By Ylan Q. Mui and Renae Merle
Washington Post Staff Writers
Tuesday, March 24, 2009
Stock markets staged a massive rally yesterday, soaring as much as 7 percent after the Treasury Department unveiled a plan to help banks purge their balance sheets of toxic assets and home sales made a surprising rebound.
The blue-chip Dow Jones industrial average closed up 6.8 percent, or 497.48 points, to 7775.86. It was the fifth-largest point gain in its history. The broader Standard & Poor's 500-stock index rose 7.1 percent, or 54.38, to 822.92. The tech-heavy Nasdaq jumped 6.8 percent, or 98.50, to 1555.77.
The markets have fluctuated wildly this month, scraping 12-year lows before roaring back to life. Over the past two weeks, the Dow has risen 18.8 percent, the biggest increase since 1938. The S&P's 21.6 percent jump was the largest since 1933.
"I think it's very sustainable," said Bernie McGinn, founder and chief executive of McGinn Investment Management. "I think the direction for the next couple of months is upward."
The gains amount to a show of support by investors for the program to purchase toxic assets, known as the Public-Private Investment Program. It calls for the government to partner with private investors to buy $500 billion to $1 trillion in troubled real-estate-related loans and securities that have poisoned financial institutions and destroyed investor confidence. Those assets would then be auctioned to the highest bidder, removing them from banks' balance sheets.
The financial sector surged on the news, leading yesterday's stock market charge with a nearly 10 percent gain. Citigroup was up 19 percent and Bank of America shot up 26 percent in heavy trading. Wells Fargo was up 24 percent, and J.P. Morgan Chase rose 25 percent.
"You're seeing little rays of hope and positive stories in different sectors," said Jim Dunigan, managing executive of investments for PNC Wealth Management.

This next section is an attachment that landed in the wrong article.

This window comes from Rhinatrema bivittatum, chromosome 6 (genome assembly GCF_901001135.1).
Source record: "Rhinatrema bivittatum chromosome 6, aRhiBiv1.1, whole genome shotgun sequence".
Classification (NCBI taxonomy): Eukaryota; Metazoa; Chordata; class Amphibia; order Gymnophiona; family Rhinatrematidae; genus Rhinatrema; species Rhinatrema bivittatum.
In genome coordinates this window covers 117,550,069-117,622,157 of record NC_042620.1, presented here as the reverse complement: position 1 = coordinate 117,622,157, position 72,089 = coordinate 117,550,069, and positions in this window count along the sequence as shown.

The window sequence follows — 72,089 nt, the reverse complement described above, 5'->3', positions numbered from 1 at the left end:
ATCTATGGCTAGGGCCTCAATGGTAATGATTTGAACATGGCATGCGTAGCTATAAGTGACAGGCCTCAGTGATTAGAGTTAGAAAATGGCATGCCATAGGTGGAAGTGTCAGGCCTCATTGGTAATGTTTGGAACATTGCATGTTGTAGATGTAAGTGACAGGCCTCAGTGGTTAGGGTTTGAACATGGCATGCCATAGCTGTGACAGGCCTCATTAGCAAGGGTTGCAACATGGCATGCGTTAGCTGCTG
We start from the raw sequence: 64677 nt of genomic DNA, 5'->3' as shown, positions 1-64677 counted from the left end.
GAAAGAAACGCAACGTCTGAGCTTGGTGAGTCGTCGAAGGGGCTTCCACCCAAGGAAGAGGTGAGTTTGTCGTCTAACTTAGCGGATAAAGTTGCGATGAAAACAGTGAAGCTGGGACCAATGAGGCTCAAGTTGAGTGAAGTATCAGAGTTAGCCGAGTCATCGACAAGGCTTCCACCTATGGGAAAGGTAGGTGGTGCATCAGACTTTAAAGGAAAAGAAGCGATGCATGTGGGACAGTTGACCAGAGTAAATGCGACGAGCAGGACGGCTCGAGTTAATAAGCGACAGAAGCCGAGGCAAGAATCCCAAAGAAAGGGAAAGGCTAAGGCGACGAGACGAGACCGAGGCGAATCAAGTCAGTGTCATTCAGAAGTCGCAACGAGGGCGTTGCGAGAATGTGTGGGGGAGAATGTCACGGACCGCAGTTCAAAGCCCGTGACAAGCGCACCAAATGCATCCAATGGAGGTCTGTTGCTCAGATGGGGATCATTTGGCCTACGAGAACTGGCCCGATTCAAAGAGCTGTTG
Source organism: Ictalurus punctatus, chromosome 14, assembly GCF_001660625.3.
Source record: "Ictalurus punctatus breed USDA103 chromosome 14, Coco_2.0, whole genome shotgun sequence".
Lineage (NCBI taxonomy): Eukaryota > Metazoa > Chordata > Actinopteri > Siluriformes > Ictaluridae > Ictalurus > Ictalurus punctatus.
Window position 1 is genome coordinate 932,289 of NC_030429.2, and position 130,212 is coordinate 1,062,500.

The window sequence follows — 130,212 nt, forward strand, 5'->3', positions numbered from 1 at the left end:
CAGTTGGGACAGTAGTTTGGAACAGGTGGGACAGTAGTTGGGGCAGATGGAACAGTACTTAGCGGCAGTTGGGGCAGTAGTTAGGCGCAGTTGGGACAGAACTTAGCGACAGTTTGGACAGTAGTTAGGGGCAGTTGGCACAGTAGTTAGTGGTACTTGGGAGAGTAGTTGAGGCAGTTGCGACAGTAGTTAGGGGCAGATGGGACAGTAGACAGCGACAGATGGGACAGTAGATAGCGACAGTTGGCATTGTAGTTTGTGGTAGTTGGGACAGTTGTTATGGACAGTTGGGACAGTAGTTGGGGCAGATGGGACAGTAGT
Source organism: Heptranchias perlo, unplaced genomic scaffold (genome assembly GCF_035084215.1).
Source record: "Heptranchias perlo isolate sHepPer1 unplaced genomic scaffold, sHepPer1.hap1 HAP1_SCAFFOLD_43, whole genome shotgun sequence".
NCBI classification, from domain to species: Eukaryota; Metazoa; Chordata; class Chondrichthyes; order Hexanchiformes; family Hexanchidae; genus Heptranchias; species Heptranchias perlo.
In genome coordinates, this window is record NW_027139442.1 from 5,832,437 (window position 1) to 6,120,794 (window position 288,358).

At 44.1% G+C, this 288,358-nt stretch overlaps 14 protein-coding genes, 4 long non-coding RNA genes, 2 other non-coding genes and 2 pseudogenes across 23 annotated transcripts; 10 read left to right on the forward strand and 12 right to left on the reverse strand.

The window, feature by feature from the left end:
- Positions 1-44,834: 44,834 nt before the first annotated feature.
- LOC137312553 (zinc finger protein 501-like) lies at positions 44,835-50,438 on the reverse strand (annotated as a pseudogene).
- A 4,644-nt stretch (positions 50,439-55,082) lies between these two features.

Investors also got an unexpected boost yesterday from National Association of Realtors data showing that existing-home sales jumped 5.1 percent in February as more first-time home buyers snapped up cheap homes, a nugget of good news for the beleaguered housing market.
Home sales reached a seasonally adjusted annual rate of 4.72 million in February, confounding analyst expectations that sales would continue to fall, according to the trade group. Plummeting home prices and historically low mortgage rates have attracted more buyers, helping the market recover from its dismal levels in January.
But sales are down nearly 5 percent from the corresponding period a year ago, and the housing sector remains weak, analysts said. Home prices will continue their steep declines in large chunks of the country and it will take months before the market feels the full impact of an $8,000 tax credit for first-time home buyers recently implemented by Congress, they said.
Still, the sales uptick spurred optimism among some analysts that the worst of housing downturn may have passed.
"I think we're very close to the bottom," said Michael T. Darda, chief economist for MKM Partners, a Connecticut research firm. "If we haven't seen it already, it will happen in the next few months."
Sales increased in every part of country in February compared with January, but they rose the most in the Northeast, 15.6 percent. In the Midwest and West, sales were up 1 percent and 2.6 percent, respectively, while in the South, the region that includes Washington, sales increased 6 percent.
With distressed sales, including foreclosures, accounting for 40 to 45 percent of the market, the sales increase came at the expense of home prices, which fell back to 2002 levels, the association said. Median home prices tumbled 15.5 percent, to $165,400, in February from a year ago. Prices have fallen more than 20 percent from their peak in 2006.
There are still far too many houses on the market, according to the industry data, and it would take 9.7 months to sell all of the homes at the current sales rate. The excess capacity, more than 1 million homes, is dragging down prices further and leaving more homeowners owing more on their mortgage than their homes are worth, said Mike Larson, a housing analyst for Weiss Research.
Still, home builders benefited from the broad-based stock market rally yesterday. Toll Brothers jumped 11 percent, to close at $18.84. D.R. Horton spiked 18 percent, to $9.89, while Pulte Homes rose 13 percent, to $11.08.
"The market's really trading more on psychology now than fundamentals," said Matthew Eads, portfolio manager and securities analyst for Eads & Heald Investment Counsel. "Investors are really looking for anything to grab on that's a sign of good news."
Across the world, stock markets also rallied on the Treasury Department's announcement. Japan's Nikkei 225 rose 3.4 percent yesterday, while Hong Kong's Hang Seng jumped 4.8 percent. In London, the FTSE 100 closed up 2.9 percent.